Commercial general liability (CGL) insurance pays for claims of bodily injury and property damage to third parties due to your negligence. It pays for medical expenses as well as attorney fees, court costs, and any settlements or judgments that you are required to pay to the injured party.
You might also want to consider endorsements (coverage add-ons) to your basic business insurance policies, or you might need some additional stand-alone policies that provide the following types of coverage:
What happens if a fire in your store damages clocks and watches that you’ve taken in to repair? O, what if a clocksmith or clockmaker drops and destroys a customer’s crystal mantel clock while repairing it?
Because standard business property and liability policies cover only your own business property, you need special coverage for your customers’ property that is in your possession.
If you offer clock and watch repairs that require you to take custody of someone else’s property, talk to your independent insurance agent about your need for this type of coverage.
Insurance for clock shops can range from several hundreds of dollars per month to thousands. The costs to insure your individual business will depend on the size of your operation, as well as the value of your inventory and the risks involved with the services you provide.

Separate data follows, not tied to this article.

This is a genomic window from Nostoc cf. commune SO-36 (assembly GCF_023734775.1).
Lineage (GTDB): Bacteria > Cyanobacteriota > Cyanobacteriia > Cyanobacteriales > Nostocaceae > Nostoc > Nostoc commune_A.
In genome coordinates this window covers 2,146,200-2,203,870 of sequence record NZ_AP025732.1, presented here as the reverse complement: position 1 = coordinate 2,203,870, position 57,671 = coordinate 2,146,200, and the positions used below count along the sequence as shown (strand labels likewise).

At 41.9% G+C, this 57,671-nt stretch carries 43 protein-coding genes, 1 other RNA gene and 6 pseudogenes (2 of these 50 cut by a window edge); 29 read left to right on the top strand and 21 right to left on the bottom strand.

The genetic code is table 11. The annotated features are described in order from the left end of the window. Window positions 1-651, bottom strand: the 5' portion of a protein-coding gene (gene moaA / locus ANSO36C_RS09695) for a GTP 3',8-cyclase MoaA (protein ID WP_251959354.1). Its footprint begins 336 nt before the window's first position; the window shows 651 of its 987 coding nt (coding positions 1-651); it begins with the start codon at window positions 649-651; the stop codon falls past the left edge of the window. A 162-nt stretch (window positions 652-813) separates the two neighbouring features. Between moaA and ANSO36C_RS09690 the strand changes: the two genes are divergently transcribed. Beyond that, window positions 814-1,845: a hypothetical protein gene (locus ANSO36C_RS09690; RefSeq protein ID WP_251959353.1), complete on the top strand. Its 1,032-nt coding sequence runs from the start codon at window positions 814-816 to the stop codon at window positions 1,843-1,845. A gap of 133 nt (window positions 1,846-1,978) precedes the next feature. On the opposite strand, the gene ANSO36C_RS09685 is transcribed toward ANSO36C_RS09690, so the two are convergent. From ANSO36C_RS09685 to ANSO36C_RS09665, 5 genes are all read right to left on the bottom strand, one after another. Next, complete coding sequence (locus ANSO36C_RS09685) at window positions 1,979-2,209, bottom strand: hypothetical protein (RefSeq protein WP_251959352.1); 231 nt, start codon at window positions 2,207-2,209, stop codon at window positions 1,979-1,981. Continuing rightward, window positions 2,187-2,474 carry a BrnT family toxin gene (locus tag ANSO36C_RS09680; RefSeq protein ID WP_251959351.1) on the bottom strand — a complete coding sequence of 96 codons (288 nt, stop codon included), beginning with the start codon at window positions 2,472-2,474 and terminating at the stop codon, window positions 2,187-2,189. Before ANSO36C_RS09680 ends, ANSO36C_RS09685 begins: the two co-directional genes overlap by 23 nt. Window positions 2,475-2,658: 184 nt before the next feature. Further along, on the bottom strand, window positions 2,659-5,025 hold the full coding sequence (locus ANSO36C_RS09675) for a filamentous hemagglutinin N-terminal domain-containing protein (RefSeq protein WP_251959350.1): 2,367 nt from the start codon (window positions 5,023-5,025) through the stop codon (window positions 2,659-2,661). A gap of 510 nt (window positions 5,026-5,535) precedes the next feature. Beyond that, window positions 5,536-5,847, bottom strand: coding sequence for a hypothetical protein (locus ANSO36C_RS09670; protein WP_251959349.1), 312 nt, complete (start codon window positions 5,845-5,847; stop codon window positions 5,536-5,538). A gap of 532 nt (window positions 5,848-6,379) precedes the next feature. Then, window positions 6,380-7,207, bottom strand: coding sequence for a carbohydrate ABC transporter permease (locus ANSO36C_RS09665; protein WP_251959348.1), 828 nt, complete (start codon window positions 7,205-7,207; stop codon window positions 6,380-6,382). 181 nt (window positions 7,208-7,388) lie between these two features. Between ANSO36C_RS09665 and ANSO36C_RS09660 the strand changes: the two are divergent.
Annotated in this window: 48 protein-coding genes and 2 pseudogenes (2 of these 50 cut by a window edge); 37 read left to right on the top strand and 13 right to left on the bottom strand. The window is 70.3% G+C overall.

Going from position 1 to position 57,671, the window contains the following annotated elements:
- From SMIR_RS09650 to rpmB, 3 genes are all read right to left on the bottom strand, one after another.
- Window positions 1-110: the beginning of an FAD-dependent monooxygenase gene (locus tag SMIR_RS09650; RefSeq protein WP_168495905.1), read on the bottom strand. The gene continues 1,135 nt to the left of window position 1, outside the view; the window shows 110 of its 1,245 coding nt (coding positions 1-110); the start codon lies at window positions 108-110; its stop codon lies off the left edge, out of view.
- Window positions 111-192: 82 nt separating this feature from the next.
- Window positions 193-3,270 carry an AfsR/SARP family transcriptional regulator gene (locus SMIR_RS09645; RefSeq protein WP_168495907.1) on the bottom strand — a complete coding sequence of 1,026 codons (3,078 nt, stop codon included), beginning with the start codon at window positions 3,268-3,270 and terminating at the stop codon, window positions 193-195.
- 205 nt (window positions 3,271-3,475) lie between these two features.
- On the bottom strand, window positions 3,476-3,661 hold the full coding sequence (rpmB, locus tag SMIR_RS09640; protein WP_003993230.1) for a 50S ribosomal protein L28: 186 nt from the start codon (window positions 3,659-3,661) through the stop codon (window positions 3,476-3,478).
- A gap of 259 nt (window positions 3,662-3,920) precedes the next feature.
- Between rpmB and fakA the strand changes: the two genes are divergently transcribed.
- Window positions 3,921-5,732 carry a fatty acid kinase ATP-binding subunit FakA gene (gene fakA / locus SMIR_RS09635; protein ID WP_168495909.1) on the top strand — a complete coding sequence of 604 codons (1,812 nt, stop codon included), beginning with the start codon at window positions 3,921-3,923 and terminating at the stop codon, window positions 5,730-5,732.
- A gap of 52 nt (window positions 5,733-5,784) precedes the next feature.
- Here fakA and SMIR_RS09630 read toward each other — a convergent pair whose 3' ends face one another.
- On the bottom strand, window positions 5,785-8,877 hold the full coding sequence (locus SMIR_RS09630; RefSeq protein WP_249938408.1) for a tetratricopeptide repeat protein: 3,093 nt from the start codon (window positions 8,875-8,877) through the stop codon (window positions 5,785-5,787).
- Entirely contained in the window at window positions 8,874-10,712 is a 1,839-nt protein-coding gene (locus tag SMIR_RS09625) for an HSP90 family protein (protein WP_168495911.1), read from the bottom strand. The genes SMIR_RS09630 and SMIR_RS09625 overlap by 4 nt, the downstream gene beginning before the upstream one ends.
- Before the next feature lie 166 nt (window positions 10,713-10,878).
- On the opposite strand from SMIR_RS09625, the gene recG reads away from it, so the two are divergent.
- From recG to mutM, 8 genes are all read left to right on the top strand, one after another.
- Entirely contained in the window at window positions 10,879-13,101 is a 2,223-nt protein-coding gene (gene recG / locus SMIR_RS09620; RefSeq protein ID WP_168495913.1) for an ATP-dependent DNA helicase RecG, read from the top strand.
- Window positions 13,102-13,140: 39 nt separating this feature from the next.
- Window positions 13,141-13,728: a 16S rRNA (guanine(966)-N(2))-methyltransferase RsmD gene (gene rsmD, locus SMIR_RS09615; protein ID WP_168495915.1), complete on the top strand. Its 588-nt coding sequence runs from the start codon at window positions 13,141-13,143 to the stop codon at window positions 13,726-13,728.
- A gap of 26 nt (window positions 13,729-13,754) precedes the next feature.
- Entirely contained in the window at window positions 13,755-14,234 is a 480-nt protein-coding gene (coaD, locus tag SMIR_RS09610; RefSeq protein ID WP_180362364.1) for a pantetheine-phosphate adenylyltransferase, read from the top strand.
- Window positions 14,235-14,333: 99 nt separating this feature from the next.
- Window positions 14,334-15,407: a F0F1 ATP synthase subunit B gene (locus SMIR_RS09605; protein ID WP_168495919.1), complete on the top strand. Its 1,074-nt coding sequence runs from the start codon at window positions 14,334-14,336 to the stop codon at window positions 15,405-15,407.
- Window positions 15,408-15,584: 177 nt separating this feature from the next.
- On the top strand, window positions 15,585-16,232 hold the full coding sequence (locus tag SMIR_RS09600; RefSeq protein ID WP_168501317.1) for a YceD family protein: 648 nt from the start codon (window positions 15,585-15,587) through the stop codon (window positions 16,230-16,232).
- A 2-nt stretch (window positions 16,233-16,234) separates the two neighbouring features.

Your business insurance premiums are based on a variety of individual risk factors including:
If you are a sole proprietor who only sells clocks and you do not offer repairs or other services, you can expect to pay far less for your clock shop insurance than a multi-store business with several showrooms, multiple employees, and a significant clock and watch repair business.
Ultimately the types and amounts of coverage you need to adequately cover your risks will dictate the cost of your coverage.
An independent agent can work with you one-on-one to determine the types and amounts of coverage you need. Your agent can get quotes from multiple insurance companies so you can evaluate the cost and coverage options and make the best choice.
Independent insurance agents simplify the search process for finding the right clock shop insurance. They’ll walk you through some handpicked policy options and explain the details.
Most importantly, they’ll be there for you when claim time comes. They know the ins and outs of the process and will make sure your claim is handled appropriately.
Online quotes can be tempting. They are fast and easy to get—but are they accurate? And are you getting quotes for the right coverage? For business owners, choosing speed over accuracy can cost you.
Online quotes can’t and don’t see the whole picture. They can leave out important coverage that will leave you devastated if something unexpected happens. And they can leave out cost-saving opportunities that an agent can help you take advantage of.
Instead of getting an online quote, find an independent insurance agent now, and get one-on-one consultation and affordable options for the best coverage for your unique needs.